This is a culinary/cooking tour after all. So, after missing the first day of cooking thanks to our travel “experience”, we started our day with a hands-on seafood cooking lesson.
Here’s the menu that we attempted with the instruction and help of the hotel’s professional staff. We’d better learn well since we literally eat what we individually cook. Everyone works in teams…including Marsha & me, working together. Marriages even happier than ours have ended under these circumstances.
Before we get started on the menu for the day, we have to make the pizza dough so it can rise and relax for its trip to the wood-fired oven and our stomachs two days later. We started from scratch and soon found out how making the perfect dough is more an art than a basic skill.
Take a look at the pro’s magic hands. (We’ll see if the action comes through to you – experimenting with a video download program – let me know how to works).
Jeff and Nancy stuffing the calamari and, later, Marsha at lunch just digging into the Seafood Biscuit of Castellamare, even scarfing down the octopus. Recipes are available. Let us know if you are interested. I must say, our three-course lunches with wine really do prep you for the afternoon excursions. We’re climbing to look into the crater of Vesuvius this afternoon – final pitch equivalent to walking up the stairs of a 60 story skyscraper. Did need the caloric intake…and the alcohol to deaden the “pain”.
It was our first mostly cloudy day, and a little chillier as we ascended the winding road to the end of vehicle access to the summit of Vesuvius. We’re greeted by this stone guy who appeared amused that we really wanted to do this. The views down were still spectacular despite the weather – down across Pompeii and Herculaneum – attesting to the devastation of Vesuvius’ eruption in 79 AD – and into the Bay of Naples.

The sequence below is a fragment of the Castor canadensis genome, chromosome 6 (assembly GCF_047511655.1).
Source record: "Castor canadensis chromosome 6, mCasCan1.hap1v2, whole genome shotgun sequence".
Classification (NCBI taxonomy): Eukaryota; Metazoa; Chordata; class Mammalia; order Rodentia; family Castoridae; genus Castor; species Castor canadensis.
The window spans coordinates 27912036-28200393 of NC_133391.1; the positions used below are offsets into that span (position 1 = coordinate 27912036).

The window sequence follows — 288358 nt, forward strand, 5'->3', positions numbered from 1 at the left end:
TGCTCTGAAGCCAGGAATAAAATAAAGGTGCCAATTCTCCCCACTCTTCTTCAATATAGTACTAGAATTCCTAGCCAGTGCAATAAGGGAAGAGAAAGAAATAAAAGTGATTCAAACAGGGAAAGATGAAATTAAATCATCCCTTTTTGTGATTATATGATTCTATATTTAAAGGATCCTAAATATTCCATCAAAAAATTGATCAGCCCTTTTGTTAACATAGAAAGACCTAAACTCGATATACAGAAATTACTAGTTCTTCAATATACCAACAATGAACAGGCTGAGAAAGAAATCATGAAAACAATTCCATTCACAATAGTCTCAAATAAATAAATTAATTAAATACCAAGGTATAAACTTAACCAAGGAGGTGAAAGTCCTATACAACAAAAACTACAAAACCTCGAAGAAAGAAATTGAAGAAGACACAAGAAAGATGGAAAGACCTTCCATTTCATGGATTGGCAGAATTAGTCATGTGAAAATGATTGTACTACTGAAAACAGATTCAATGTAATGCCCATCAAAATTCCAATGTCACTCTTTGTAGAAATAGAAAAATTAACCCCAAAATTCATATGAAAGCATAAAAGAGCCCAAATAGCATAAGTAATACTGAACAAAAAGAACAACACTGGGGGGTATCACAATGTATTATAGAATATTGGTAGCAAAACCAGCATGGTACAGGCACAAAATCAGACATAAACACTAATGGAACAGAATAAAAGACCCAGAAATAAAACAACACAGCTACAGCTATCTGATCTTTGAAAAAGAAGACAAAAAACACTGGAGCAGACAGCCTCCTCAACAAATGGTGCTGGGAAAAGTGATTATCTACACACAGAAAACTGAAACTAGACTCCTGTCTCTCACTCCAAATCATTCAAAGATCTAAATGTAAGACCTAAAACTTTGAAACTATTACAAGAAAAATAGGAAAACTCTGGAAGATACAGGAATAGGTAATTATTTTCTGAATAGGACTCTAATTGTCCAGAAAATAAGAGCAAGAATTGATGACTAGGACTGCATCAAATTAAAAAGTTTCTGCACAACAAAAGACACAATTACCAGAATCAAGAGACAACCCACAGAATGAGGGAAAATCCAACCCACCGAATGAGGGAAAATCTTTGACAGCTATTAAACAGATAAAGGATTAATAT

We got off our minibus and started the longer than expected, steeper than expected climb toward the crater. Some people chose not to trek up, but some we never expected to attempt it, did…and successfully.
Jeff and I took humiliating photos of each other struggling up the steep, sandy, rocky trail, Jeff on one brand new knee while the other was not particularly cooperative. Me in my boot, bracing bruised bones in my foot (happened two days before we left on the trip). A couple of people coming down gave me high fives.
We made it, a little out of breath, but so glad we did as we walked part of the way around the rim of the crater. It is hard to imagine the day it erupted. The residents below had no idea it was volcanic since it hadn’t erupted for 1,200 years. At 1 pm a mushroom cloud of ash, dust and rocks blew 12 miles into the air, continuing for 18 hours while winds blew the cloud southward. The ash settled on Pompeii and eventually collapsed roofs and floors while leaving walls intact. 2,000 of the 20,000 residents stayed instead of running.
Herculaneum, although closer to the eruption (4 miles away) escaped the ash, but after 12 hours, the eruption changed to a superheated avalanche of ash, pumice and gas. The “pyroclastic flow” raced down the mountain at about 100 mph engulfing Herculaneum and literally cooking its residents alive. It ended up being buried in nearly 60 feet of hot material that cooled into rock, stopping the city in time. We’ll be visiting Herculaneum in a couple of days to see the beautifully excavated and preserved place. The flow went south and struck Pompeii too, fatal to those left behind.
The ladies and a few others joined us a short time after, much less winded to get the first hand look as well. We had to hustle down to make it out of the park before it closed and as darkness descended, not quite as dangerous as the ash.
We headed back to the hotel to get ready for the next “stuffing”, actually hungry again from the large calorie expenditure (any excuse). We didn’t start dinner until 8:00 each evening, so we had a couple of hours to have some snacks, cocktails, wine, and for some of us a few hands of Mahjong while I slogged the blog. Yes, we brought Marsha’s travel set along for just this reason.
The Evening Meal(s)
For those interested a typical evening dinner (every night) included:
Seared tuna with concasses of tomatoes
“Raw” ham and melon
First Course –
Linguine pasta alla Nerano
Risotto with artichokes
Calamarata pasta with shrimp and squid
Second Course –
Salmon with citrons
Omelette with ham
Dinner usually ended between 10 and 10:30…and sometimes getting to sleep was difficult. But we all got up to excitedly greet the next day’s adventure. Tomorrow we’ll spend almost the whole day exploring Naples, actually 45 minutes to an hour (depending on traffic) away. Set the alarm.